Independence Day — or as Americans say, the “Fourth of July” — is just around the corner with various celebrations, from backyard barbecues and family get-togethers, to bar bashes and beach parties, all beginning with spectacular parades and culminating in an extraordinary display of fireworks in towns across America.
Brief History of US Independence
Since their efforts were unsuccessful, the people became restless, and on April 18, 1775, England’s King George III sent troops to Concord, Massachusetts, to control a possible revolt. This is when Paul Revere rode his horse through the streets at night warning, “The British are coming; the British are coming!”
On April 19, 1775, the resulting battle of Concord is the beginning of the eight-year American Revolutionary War (1775 – 1783): the fight for independence. Shortly thereafter, in May 1775, the people attempted another peaceful resolution by sending delegates to the Second Continental Congress, which lasted one year — still without declaring an official war.
By June 1776, the people realized their efforts to negotiate the end of tyrannical British rule were hopeless, so they selected representatives to create the official United States Declaration of Independence.
On July 4, 1776, this declaration to break allegiance with England was completed and adopted after nearly two years of discussions. Long live freedom!
On September 16, Mexicans celebrate Independence Day with equal gusto, since it represents the end of 300 years of Spanish rule over the colonies (today’s Mexico) beginning in 1519. Spain’s devastation of over half of the native population and disregard for their human rights contributed to the Mexican War of Independence (1810 – 1821), which lasted 11 years.
Tired of being oppressed by Spain, the Mexican-born Spaniards, mestizos (mixed Spanish & American Indian), and American Indians rebelled against the Spanish colonists on September 16, 1810, when a Catholic priest, Father Miguel Hidalgo from the small town of Dolores, took the lead.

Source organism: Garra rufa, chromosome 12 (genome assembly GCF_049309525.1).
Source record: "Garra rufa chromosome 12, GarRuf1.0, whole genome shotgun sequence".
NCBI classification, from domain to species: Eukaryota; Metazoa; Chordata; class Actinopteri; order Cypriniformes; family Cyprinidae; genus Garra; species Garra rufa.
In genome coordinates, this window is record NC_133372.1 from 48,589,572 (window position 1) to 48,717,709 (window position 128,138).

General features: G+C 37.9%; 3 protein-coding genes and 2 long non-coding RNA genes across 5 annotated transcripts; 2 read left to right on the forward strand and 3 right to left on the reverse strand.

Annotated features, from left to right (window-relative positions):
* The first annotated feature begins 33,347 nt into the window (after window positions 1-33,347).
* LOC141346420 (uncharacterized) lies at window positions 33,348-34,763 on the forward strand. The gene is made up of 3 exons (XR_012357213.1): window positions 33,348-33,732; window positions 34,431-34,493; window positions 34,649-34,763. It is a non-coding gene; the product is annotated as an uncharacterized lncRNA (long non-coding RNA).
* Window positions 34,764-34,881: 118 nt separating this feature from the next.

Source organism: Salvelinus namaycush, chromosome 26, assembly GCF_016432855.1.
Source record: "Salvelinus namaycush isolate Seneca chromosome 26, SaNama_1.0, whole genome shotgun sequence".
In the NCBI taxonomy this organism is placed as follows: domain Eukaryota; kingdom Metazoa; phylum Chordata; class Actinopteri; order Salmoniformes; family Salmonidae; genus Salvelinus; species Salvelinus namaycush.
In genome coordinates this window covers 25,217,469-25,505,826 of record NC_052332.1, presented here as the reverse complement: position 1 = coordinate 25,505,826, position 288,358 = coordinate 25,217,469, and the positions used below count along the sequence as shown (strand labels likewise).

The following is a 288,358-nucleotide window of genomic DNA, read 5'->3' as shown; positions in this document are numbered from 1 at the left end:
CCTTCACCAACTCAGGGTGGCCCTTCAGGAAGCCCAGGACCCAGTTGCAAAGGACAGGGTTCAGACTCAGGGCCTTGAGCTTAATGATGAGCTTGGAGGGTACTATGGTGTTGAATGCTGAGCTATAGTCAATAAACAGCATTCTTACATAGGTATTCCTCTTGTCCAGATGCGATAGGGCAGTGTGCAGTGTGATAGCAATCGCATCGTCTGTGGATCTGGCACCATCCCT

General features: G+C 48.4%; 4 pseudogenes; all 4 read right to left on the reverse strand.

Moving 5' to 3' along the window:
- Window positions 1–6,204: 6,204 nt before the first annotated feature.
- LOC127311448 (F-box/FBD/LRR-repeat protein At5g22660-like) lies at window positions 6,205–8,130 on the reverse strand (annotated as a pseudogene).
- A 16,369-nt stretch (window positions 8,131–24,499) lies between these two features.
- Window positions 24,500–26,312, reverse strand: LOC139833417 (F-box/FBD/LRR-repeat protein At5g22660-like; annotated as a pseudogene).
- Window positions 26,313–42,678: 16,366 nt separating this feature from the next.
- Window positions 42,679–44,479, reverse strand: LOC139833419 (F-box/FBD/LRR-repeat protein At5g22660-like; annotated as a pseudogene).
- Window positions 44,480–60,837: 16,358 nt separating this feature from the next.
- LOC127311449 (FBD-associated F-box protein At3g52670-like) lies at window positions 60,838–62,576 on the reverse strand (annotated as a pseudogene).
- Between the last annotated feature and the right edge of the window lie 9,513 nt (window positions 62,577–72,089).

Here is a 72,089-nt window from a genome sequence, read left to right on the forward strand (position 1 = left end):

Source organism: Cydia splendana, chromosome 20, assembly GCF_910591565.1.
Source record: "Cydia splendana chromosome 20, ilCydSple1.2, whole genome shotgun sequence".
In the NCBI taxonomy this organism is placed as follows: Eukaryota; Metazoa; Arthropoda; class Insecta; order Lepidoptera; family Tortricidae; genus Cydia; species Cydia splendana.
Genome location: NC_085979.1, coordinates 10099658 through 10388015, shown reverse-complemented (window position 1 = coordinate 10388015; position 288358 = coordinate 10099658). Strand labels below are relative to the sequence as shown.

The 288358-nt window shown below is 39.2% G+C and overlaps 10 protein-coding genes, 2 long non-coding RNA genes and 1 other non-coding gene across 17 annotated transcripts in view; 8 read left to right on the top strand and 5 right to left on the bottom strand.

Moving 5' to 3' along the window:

Hidalgo issued a call to action — the Grito de Dolores (Cry of Dolores) — encouraging Mexicans to end Spanish tyranny, and led a revolt for nearly one year before being executed. Hidalgo is known as the father of the country.
After Hidalgo’s execution, while others also fought for the cause, another Catholic priest, Jose Maria Morelos, assumed leadership and paved the way to independence by formalizing Mexico’s Solemn Act of the Declaration of Independence of Northern America, granting equal rights to all Mexicans, but which led to his execution. Morelos is recognized as one of Mexico’s revolutionary leaders.
Mexican Bicentennial Celebration
This year, Mexico’s Independence Day holiday on September 16th is even more spectacular, since 2010 is the Bicentenario (bicentennial) celebration, commemorating 200 years of Mexican independence since its initiation in 1810 and acknowledging 100 years since the Mexican Revolution of 1910.
Mexico and the USA have always had a close relationship politically, culturally, and economically as we share common ideals: our fight for freedom and the pursuit of happiness. Independence Day is an opportunity to pay tribute to our emancipation and unity — two national ideals that both the USA and Mexico share.
Enjoy the best of both cultures when you visit the Riviera Maya, and let’s celebrate Independence Day together.